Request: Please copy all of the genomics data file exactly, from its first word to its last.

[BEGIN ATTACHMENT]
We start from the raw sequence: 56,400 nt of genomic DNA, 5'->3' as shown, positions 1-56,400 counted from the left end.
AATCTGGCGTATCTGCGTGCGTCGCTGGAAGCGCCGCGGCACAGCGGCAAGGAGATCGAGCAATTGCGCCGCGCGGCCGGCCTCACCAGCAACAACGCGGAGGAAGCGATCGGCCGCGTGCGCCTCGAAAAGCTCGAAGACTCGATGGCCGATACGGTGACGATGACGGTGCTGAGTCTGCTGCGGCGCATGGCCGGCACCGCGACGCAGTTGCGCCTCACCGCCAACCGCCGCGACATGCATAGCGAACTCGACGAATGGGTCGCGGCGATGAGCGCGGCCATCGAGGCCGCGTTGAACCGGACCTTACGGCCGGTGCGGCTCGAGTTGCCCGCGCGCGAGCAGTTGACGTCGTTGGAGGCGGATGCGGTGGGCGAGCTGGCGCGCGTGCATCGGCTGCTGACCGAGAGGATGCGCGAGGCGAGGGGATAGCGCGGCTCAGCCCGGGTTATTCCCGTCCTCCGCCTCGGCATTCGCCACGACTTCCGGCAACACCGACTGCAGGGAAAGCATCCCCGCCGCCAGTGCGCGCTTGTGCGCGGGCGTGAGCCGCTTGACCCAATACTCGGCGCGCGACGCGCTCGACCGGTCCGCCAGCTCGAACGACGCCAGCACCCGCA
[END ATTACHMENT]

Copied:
We start from the raw sequence: 56,400 nt of genomic DNA, 5'->3' as shown, positions 1-56,400 counted from the left end.
AATCTGGCGTATCTGCGTGCGTCGCTGGAAGCGCCGCGGCACAGCGGCAAGGAGATCGAGCAATTGCGCCGCGCGGCCGGCCTCACCAGCAACAACGCGGAGGAAGCGATCGGCCGCGTGCGCCTCGAAAAGCTCGAAGACTCGATGGCCGATACGGTGACGATGACGGTGCTGAGTCTGCTGCGGCGCATGGCCGGCACCGCGACGCAGTTGCGCCTCACCGCCAACCGCCGCGACATGCATAGCGAACTCGACGAATGGGTCGCGGCGATGAGCGCGGCCATCGAGGCCGCGTTGAACCGGACCTTACGGCCGGTGCGGCTCGAGTTGCCCGCGCGCGAGCAGTTGACGTCGTTGGAGGCGGATGCGGTGGGCGAGCTGGCGCGCGTGCATCGGCTGCTGACCGAGAGGATGCGCGAGGCGAGGGGATAGCGCGGCTCAGCCCGGGTTATTCCCGTCCTCCGCCTCGGCATTCGCCACGACTTCCGGCAACACCGACTGCAGGGAAAGCATCCCCGCCGCCAGTGCGCGCTTGTGCGCGGGCGTGAGCCGCTTGACCCAATACTCGGCGCGCGACGCGCTCGACCGGTCCGCCAGCTCGAACGACGCCAGCACCCGCA